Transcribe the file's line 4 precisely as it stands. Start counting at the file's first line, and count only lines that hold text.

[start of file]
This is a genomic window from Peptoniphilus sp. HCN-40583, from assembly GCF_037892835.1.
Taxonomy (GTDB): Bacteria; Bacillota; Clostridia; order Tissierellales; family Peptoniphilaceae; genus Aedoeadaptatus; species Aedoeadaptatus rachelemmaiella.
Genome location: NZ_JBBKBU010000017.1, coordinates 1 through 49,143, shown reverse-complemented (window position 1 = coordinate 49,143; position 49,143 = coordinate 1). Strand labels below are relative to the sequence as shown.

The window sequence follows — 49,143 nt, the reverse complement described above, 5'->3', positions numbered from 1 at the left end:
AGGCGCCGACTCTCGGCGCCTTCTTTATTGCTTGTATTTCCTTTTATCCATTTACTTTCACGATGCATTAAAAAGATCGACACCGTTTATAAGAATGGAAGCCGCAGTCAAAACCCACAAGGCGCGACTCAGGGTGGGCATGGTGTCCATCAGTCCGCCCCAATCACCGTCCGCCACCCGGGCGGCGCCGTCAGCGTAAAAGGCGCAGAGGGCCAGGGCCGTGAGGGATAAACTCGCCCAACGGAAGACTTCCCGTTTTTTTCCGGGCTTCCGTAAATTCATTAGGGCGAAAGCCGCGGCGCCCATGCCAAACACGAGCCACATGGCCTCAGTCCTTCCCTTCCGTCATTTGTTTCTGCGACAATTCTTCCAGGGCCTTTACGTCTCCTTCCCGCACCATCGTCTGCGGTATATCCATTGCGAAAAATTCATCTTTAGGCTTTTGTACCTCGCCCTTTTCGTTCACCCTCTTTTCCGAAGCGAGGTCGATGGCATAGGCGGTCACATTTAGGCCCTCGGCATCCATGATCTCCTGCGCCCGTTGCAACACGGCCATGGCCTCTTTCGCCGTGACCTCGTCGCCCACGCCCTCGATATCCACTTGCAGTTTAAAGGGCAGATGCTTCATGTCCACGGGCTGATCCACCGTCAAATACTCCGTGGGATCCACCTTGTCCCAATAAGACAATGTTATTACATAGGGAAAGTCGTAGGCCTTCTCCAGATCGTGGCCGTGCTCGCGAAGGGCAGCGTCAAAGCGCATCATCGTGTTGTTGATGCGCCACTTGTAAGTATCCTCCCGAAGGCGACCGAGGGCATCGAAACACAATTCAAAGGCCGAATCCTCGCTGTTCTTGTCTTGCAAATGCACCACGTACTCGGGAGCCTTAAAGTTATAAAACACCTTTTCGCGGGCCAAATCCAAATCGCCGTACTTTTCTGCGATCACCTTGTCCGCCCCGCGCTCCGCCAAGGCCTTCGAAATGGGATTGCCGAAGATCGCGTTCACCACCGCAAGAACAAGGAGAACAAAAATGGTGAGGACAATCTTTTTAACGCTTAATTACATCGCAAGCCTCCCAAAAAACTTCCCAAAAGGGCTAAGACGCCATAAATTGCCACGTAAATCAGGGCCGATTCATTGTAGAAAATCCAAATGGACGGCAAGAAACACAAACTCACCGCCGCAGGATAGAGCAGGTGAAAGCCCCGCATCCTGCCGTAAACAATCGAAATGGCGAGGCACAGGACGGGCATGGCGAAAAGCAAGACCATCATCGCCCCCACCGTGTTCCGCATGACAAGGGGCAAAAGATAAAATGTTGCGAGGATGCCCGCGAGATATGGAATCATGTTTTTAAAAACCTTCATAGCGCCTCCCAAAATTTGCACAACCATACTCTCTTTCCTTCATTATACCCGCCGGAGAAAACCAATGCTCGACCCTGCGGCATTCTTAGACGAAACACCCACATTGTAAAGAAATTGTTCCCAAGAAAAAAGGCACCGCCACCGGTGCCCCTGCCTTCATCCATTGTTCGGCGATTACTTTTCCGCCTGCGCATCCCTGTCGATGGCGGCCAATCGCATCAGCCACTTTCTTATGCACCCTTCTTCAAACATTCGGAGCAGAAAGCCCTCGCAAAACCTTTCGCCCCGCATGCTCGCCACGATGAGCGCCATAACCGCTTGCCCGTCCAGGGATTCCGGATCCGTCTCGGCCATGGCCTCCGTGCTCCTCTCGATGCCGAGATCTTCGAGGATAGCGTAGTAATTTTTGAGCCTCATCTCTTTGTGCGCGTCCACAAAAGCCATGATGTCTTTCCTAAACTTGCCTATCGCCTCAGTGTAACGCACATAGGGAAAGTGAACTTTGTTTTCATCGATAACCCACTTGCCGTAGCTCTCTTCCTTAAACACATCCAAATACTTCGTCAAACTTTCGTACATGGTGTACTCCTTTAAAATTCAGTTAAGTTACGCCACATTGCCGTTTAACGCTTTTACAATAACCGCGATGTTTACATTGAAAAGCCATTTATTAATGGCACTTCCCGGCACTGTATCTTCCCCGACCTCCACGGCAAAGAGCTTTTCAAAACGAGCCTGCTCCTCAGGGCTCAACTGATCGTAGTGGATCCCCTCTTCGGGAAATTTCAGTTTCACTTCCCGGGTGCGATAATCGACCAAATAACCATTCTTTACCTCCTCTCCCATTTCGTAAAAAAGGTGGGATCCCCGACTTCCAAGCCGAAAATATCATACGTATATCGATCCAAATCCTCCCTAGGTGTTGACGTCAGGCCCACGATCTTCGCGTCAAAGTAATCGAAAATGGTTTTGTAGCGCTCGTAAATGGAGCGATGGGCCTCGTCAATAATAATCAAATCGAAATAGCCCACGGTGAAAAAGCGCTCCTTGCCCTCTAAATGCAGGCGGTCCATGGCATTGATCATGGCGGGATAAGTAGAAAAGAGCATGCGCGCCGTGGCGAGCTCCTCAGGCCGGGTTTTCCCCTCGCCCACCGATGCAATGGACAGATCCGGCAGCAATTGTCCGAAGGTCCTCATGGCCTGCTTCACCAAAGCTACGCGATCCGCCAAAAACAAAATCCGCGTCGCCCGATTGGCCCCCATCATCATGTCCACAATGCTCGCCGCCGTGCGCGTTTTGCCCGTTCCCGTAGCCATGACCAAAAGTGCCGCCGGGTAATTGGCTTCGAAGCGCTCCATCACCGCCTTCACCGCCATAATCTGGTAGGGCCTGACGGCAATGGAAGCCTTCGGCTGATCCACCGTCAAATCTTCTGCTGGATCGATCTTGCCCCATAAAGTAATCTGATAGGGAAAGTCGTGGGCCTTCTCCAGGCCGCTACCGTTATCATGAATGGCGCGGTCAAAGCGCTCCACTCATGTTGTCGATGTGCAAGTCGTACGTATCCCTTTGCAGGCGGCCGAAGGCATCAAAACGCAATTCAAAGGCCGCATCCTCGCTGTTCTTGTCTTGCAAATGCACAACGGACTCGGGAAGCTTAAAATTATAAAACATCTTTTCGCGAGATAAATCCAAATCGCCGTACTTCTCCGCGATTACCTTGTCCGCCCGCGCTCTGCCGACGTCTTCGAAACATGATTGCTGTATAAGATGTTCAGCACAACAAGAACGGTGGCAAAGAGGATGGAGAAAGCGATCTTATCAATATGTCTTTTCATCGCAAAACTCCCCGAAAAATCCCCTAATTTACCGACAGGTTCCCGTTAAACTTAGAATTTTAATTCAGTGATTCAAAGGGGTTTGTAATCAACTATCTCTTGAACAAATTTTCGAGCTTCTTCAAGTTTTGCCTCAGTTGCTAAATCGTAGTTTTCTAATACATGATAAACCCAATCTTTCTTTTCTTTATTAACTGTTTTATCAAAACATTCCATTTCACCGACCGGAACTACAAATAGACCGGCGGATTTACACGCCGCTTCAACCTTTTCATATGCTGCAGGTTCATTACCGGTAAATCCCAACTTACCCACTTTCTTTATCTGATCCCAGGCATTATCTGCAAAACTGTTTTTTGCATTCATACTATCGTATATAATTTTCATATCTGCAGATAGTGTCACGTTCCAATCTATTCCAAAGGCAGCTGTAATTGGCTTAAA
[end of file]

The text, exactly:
The window sequence follows — 49,143 nt, the reverse complement described above, 5'->3', positions numbered from 1 at the left end: